What is the Fellowship program?
Located on the unceded territories of the Musqueam, Squamish, and Tsleil-Waututh, the RADIUS Fellowship has existed since 2015 as the premier professional development opportunity for emerging social innovators from across the Metro Vancouver region. The Fellowship aims to create a space for self-inquiry, personal and professional development, and relationship building.
During this intensive four-month experience, cohort members meet on a weekly basis to build relationships with their peers, learn from people working towards change in their communities, and explore strategies for social change.
Our hope is that the individuals who engage in the Fellowship program will leave with a deepened capacity to affect mindful, positive change in the system(s) they’re working in all while being supported by an enhanced community of collaborators.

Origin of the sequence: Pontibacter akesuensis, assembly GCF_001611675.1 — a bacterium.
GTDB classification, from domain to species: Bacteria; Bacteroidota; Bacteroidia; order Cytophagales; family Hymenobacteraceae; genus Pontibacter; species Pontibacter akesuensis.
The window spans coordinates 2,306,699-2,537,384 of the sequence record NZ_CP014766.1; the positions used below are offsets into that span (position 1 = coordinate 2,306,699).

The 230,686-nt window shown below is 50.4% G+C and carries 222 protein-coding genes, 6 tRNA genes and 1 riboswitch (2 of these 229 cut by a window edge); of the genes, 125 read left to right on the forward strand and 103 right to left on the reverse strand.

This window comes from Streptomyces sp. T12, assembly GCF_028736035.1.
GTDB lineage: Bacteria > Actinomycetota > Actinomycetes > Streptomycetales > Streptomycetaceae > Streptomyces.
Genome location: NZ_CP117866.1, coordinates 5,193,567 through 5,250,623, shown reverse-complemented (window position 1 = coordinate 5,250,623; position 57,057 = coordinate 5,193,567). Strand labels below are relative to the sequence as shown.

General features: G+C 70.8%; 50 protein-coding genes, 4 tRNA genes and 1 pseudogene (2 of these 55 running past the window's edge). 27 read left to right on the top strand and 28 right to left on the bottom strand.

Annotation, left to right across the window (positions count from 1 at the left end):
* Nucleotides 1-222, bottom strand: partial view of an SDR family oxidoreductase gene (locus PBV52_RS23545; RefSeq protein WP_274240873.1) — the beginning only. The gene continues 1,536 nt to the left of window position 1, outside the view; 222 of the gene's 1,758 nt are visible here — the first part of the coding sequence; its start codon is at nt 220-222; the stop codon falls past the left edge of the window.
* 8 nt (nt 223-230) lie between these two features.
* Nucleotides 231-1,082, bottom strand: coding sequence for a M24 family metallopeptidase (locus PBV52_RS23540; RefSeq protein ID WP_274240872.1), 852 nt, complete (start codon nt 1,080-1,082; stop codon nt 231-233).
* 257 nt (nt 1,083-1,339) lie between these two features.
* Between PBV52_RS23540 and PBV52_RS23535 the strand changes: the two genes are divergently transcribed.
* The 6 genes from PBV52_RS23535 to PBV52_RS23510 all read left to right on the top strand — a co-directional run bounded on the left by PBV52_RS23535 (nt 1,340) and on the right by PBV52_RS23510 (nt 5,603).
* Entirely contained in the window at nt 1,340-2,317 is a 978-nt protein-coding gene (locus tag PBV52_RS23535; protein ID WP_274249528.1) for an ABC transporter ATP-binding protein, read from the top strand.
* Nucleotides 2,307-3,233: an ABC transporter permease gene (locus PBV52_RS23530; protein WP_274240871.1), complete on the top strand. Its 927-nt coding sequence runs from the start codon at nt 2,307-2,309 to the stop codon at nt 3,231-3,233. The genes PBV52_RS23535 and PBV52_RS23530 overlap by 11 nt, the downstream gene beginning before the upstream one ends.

APPLICATIONS CURRENTLY CLOSED.
Are you a RADIUS Fellow?
We are looking for the next generation of untamed social innovators who are early in their changemaking journey and who demonstrate a relentless dedication to creating positive, sustainable impact in their communities.
Ideal Fellows are those who want to make a four-month commitment to developing their leadership capacity, building their professional networks, and generously supporting their peers. A curious and collaborative mindset and an ability to socially locate oneself within systems are prerequisites.
The Fellowship program suits recent alumni and young professionals who self-identify as community changemakers, social innovators, or social entrepreneurs. It is designed to be complementary to someone studying or working full- or part-time, with predominantly evening sessions.